11. Did people lose their jobs?

The Sydney Morning Herald published the names, addresses and occupations of most of the arrestees. But at least four people gave false names to protect their reputations. As far as we can tell, no one got the sack. But several people were told to keep a low profile or pressured to leave. When Susan Fletcher got back to work the other women told her not to use ‘their bathroom’ and shunned her in the tea-room. The men jostled her on the stairs and called her a ‘filthy lezzo’. No one tried to conceal their contempt. Her family turned against her. Feeling isolated, she called her union. Several calls rang out and an official eventually hung up on her. Feeling scared and intimidated, she resigned. When the great day came, her manager harangued her for 40 minutes. Holding her severance cheque in his hand, he told her that she was scum and they were glad to be rid of her.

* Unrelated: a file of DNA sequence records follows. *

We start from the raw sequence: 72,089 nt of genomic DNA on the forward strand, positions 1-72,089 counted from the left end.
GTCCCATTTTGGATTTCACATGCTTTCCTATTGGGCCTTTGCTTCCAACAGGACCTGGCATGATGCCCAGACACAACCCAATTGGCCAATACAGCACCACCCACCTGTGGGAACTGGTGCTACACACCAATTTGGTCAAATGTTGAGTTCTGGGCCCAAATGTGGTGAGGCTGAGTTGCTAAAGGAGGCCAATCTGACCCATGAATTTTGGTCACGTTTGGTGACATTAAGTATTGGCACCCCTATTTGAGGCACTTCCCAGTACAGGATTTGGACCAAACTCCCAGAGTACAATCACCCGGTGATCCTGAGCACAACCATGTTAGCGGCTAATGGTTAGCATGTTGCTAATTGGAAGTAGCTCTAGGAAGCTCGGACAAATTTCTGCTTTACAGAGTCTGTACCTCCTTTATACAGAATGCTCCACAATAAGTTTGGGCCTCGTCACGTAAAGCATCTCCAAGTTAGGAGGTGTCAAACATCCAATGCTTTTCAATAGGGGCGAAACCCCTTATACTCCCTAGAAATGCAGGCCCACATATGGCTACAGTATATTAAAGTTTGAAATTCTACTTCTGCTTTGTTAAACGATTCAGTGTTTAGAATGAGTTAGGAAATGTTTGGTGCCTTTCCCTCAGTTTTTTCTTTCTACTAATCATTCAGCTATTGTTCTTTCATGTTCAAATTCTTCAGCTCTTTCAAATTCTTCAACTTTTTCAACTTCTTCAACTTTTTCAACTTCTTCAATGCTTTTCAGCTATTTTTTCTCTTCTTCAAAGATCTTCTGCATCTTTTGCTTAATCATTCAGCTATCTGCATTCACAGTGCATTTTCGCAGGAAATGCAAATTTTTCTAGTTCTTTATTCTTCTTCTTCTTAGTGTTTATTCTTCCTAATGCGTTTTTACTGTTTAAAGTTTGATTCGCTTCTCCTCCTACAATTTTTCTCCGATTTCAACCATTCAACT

Robyn Plaister’s boss called her in to explain why her photo was in The Sunday Telegraph.

Is this you Miss Plaister?
© Daily Telegraph Source: from Digby Duncan’s Scrapbook, Australian Lesbian and Gay Archives

And when Kate Rowe applied for time off to attend her six court hearings, her workmates abused her and sent porn. Some families were embarrassed and rejected their ‘loved ones’. One man stayed overseas for many years because of the stigma. Furthermore, the police tapped the organizers’ phones, turned up at their workplaces and intimidated them at subsequent rallies. Graham Chuck still believes that Optometry NSW blacklisted him, but he eventually got a job in Melbourne.

Authors: Gavin Harris and John Witte.

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